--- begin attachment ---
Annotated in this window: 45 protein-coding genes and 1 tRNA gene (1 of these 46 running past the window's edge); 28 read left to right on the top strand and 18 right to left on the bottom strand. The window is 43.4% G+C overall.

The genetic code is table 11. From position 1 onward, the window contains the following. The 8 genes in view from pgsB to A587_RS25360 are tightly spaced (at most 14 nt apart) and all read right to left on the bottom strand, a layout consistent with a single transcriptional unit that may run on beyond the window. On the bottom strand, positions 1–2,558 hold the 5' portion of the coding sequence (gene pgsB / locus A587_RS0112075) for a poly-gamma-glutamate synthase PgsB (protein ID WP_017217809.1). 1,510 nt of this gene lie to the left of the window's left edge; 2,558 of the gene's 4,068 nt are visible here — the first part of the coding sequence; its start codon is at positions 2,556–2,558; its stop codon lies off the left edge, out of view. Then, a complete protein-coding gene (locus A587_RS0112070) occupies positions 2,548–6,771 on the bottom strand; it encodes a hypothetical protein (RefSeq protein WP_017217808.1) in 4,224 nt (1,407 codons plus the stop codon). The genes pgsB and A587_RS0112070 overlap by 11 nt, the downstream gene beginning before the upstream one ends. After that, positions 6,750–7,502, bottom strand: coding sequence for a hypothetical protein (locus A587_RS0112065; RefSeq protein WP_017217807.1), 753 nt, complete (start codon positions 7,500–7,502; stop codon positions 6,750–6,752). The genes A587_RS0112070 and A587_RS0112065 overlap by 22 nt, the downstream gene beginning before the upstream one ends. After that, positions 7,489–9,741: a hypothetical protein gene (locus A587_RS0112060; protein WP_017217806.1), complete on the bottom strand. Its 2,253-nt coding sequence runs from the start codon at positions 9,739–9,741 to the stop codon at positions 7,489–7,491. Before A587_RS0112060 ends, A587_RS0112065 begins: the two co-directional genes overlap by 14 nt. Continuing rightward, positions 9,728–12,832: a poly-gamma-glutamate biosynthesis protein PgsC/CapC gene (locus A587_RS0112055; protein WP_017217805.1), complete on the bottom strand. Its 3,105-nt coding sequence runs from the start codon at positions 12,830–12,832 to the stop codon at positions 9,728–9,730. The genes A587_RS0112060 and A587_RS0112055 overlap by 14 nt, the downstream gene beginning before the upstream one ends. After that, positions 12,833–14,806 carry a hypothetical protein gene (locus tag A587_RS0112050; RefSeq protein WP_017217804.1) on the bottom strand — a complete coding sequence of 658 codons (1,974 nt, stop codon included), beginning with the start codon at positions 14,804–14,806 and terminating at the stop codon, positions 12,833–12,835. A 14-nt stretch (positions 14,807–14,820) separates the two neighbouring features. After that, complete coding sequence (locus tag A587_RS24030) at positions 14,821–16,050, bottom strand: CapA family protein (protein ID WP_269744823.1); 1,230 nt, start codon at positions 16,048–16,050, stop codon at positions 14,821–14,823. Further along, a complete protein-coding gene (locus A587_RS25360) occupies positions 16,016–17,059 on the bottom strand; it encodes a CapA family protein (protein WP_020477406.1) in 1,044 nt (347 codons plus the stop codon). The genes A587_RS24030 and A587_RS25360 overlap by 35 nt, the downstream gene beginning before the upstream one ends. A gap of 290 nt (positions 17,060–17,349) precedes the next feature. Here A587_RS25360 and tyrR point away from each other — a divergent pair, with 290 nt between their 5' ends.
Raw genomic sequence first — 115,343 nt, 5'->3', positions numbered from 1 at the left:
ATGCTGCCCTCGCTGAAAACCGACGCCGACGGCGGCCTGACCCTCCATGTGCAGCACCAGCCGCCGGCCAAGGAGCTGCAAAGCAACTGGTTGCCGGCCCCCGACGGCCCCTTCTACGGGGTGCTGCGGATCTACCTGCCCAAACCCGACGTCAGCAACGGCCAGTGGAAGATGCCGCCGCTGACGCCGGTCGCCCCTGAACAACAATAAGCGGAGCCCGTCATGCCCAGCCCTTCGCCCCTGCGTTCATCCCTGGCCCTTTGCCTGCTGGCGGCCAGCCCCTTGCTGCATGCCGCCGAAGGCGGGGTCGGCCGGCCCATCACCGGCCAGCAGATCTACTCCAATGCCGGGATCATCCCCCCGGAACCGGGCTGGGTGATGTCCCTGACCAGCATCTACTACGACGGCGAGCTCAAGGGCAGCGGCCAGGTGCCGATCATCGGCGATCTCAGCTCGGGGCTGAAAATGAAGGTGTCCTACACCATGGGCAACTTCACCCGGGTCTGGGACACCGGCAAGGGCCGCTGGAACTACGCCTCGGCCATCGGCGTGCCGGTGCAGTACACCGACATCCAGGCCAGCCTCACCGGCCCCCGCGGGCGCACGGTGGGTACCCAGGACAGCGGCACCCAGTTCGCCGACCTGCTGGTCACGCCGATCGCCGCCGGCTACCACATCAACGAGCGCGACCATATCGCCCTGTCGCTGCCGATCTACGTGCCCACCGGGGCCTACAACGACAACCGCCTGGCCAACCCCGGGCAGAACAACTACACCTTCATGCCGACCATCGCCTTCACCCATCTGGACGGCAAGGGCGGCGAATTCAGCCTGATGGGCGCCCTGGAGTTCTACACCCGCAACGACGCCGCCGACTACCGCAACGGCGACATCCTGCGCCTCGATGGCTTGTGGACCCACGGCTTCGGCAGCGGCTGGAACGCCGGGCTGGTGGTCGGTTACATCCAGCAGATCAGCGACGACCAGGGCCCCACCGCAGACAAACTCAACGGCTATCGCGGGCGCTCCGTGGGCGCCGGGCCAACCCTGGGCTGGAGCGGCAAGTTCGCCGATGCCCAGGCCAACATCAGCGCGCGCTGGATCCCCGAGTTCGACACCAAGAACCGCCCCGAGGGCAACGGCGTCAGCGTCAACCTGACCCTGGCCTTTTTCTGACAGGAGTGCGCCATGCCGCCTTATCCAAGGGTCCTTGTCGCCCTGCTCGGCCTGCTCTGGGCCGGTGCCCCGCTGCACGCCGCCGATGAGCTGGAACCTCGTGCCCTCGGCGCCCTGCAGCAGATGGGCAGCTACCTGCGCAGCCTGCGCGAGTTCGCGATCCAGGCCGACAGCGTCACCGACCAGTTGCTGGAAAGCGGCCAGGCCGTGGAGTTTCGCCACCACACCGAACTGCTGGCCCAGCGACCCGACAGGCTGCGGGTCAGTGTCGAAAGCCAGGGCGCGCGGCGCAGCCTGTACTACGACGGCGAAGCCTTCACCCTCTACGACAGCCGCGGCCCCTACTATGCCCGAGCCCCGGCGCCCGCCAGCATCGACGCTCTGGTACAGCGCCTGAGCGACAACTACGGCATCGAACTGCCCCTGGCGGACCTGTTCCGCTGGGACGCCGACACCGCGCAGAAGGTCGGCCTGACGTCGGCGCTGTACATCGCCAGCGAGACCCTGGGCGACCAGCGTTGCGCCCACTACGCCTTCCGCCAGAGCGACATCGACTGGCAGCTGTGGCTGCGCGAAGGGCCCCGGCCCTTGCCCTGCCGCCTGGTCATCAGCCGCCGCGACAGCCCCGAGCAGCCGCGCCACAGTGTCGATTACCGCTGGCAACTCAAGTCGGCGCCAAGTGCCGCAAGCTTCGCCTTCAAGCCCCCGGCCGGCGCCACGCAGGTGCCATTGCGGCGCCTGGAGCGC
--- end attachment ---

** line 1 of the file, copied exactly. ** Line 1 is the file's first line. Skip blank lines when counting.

Annotated in this window: 45 protein-coding genes and 1 tRNA gene (1 of these 46 running past the window's edge); 28 read left to right on the top strand and 18 right to left on the bottom strand. The window is 43.4% G+C overall.